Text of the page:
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Thread: OYRA Duxship

  1. #21
    Without taking a finite side on this issue. I would think that anyone taking on the responsibility, which includes the liability of running an offshore event where human life can be at peril
    is certainly going to take the conservative road. Anyone who does not agree with that, should step up to the plate and run a no constraints offshore event or series and see how far they get
    before realizing how much exposure they are putting themselves into. The USCG does not issue permits to anyone and with no USCG permit, good luck getting insurance, And with no insurance,
    would you risk all your personal assets for the sake of running a sailboat race?

  2. #22
    Dan, also with respect, we do get your point. I know people who are pro-life (as they call it) and I am not going to agree with nor change their mind on that subject either. Moving on...

    We made a call based on the data available. The forecast was not 25+ it was sustained 30 gusting to 40. I think things change exponentially with each 5 knot increase over 25. If we had 25 gusting to 30 and did not have "steep, fresh swell" (height and period the same, even in single digits can be a problem) we would have gone out the gate. We like racing on the ocean on all but the most extreme days. That's why we spend so much time and energy working to organize these races. It just so happens that the 2014 Duxship race coincided with one of those extreme days this year. Forecast for this afternoon is 18 gusting to 23 which would have been delightful, we just missed by a couple of days.

    We are not trying to pussy-fy ocean racing, just not send the fleet out in extreme conditions. I agree that 25+ (but not sustained 30 gusting to 40) can be considered the upper end of normal in the Gulf of the Farallones.

    This was a one time call by the OYRA board in cooperation with the PRO. Next time all the indications might say 25 gusting to 30 and we would send the fleet out and they might get slammed with the same 30+. Oops, sorry, looked at the data just like we did this time and it said something different. We are still going to look at it every time and might make the same call if the data all stacks up the same. Sorry.

    The USCG does not want to manage us or our races. They just want to know that we are using reasonable judgement so they don't have to babysit us. Two years ago we had a "stand down" because they did not trust us, and possibly with good reason. Things are different now due to lots of effort by a fairly small group of people.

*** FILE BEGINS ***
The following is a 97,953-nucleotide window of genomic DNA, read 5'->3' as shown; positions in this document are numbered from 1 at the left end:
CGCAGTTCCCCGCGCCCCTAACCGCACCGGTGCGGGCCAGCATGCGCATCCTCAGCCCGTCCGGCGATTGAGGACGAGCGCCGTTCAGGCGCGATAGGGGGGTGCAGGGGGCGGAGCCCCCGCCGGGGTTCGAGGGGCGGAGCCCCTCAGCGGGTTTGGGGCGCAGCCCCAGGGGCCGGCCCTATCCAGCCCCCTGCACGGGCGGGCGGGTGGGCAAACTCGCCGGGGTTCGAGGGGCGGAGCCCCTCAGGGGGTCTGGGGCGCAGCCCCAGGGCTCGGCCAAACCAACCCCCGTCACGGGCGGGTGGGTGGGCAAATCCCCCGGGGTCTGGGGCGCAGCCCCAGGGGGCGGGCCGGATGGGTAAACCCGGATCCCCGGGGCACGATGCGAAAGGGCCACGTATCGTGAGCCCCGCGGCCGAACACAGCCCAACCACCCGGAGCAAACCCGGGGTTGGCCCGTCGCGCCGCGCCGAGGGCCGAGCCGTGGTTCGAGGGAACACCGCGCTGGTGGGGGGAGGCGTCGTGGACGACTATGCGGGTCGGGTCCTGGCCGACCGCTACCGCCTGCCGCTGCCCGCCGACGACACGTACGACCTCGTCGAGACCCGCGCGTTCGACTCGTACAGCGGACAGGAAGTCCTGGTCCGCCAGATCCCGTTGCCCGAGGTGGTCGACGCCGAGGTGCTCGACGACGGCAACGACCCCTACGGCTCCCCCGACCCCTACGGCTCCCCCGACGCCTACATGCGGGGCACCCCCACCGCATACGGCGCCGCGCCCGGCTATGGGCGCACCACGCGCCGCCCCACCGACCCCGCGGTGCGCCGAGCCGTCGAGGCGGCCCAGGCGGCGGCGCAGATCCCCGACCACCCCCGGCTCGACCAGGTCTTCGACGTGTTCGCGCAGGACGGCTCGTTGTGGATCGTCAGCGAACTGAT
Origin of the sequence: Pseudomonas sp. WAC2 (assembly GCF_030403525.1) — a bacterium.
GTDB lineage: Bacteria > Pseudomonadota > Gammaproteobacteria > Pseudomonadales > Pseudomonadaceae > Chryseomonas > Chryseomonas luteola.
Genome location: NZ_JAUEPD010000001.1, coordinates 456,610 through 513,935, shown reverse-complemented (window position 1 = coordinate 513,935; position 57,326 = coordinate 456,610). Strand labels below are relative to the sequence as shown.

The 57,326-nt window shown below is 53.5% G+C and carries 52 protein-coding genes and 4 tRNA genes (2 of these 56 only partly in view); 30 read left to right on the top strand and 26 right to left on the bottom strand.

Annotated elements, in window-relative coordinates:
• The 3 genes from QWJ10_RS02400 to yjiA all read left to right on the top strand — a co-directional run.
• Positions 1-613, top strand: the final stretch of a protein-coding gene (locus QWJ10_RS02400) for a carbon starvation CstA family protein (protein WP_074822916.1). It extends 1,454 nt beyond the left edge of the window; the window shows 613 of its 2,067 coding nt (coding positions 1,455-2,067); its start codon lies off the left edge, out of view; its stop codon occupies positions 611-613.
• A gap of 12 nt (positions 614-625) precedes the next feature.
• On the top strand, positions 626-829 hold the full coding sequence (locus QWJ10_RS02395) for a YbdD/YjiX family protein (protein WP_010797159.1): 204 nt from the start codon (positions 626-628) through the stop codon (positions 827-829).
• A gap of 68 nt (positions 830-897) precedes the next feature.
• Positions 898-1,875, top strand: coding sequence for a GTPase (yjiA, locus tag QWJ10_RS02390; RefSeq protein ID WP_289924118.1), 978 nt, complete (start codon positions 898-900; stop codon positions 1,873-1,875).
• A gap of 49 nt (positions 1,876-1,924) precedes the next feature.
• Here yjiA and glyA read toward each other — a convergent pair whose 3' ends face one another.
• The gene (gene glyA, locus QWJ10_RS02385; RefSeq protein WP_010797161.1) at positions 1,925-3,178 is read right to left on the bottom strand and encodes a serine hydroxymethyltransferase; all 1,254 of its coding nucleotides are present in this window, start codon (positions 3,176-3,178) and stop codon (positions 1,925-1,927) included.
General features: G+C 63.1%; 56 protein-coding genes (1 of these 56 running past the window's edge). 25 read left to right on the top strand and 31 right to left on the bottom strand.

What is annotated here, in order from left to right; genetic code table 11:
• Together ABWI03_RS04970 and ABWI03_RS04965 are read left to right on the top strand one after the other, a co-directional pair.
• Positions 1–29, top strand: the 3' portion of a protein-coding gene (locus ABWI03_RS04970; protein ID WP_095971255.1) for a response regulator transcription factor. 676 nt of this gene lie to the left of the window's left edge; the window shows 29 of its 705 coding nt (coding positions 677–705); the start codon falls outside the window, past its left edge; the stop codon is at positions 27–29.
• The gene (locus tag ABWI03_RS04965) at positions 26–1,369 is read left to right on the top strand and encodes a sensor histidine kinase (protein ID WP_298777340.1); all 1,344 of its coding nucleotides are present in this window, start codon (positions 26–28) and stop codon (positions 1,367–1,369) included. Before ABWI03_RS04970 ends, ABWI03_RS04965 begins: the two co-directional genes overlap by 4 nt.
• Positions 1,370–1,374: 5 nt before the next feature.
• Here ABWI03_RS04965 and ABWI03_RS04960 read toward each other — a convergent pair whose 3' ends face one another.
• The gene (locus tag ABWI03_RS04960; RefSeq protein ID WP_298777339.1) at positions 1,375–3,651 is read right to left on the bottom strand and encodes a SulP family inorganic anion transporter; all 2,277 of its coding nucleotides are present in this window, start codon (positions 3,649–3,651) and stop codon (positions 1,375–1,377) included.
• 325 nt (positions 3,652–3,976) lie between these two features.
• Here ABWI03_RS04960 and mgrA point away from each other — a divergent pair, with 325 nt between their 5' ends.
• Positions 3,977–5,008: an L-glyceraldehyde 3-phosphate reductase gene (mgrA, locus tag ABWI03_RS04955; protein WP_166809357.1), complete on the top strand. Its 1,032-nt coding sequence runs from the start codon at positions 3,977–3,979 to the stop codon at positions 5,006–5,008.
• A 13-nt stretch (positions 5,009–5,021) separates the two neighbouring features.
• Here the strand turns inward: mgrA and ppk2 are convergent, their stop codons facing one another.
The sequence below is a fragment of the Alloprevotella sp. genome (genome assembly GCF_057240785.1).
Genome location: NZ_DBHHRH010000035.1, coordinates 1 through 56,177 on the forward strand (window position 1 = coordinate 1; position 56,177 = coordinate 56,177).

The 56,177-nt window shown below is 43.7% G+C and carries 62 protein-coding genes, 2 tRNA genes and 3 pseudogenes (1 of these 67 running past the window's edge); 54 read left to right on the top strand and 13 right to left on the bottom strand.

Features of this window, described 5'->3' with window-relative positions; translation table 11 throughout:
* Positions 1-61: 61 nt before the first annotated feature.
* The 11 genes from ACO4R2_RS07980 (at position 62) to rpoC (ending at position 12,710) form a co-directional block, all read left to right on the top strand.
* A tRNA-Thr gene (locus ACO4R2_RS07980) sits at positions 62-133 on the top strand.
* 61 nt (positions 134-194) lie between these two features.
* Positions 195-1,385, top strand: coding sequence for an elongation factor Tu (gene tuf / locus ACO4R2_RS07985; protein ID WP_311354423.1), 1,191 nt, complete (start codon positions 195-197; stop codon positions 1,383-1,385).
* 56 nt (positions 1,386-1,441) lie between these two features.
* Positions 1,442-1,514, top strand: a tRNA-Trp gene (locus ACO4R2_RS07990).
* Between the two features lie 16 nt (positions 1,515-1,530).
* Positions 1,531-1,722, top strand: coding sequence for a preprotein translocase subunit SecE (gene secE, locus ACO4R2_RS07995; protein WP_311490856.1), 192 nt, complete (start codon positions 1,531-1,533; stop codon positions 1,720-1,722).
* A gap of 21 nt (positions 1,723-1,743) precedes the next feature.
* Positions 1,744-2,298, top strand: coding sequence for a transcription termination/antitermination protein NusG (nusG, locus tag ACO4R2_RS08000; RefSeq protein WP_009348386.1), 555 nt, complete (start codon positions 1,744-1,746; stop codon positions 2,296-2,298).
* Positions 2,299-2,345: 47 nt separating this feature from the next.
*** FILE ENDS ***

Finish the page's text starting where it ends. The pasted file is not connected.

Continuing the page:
OYRA is only one of several organizing authorities that holds ocean races. Each of them need to make their own decision on how to handle extreme conditions coinciding with a race.

  3. #23
    Gotta go with POW and Andy on this one. I've had my beefs with OYRA and NCORC, and, I've also recently gone successfully to Drake's Bay in 35 kt winds on the nose, with 16 ft seas at 10 secs, in a Cal 20 (2012). And, I'd do it again in a heartbeat.

    Maybe Darwinism is good at the bar, laughing about some silly who shot himself in the 'nads, trying to put his piece back in his belt. But the OA has to take the heat, however, should serious carnage ensue. The waiver we all sign means nothing in that situation, only the willingness of the first responders, to go out and clean it up.

  4. #24
    Question for the OYRA folks:

    By selecting the inshore course for Saturday's race, hasn't the OYRA now exposed themselves to a greater threat of liabilitty in the future, anytime they send a fleet out the Gate???

    If something "bad" happens in a future OYRA Ocean Race, isn't the first questtion asked now going to be..."why didn't you use the alternate course, instead of sending the victim(s) out in conditions that contributed to the unfortunate events?

    It is the unfortunate consequence of the litigious society that we now live in.


  5. #25
    Pretty sure that liability already exists, although I don't think the magnitude of the liability is very large. AFAIK no RC has ever been sued for damages due to injury or death resulting from a race (citation needed).

    The OYRA RC's have, in the past, abandoned races when conditions looked rough outside. Not often--I think the last time was about 3 or 4 years ago, and I think it was a duxbury race. It was Andy's predecessor who made the call. There was *much* grumbling then. But it did not cause a lawsuit when LSC went on the rocks--nobody claimed the RC shoulda abandoned the race.

    As Andy said, the idea of the in the bay alternative course was a way of avoiding having no race at all.

    I think the idea that the RC's hands are tied and they MUST use the offshore course to avoid opening themselves to criticism in the future is something of a stretch.

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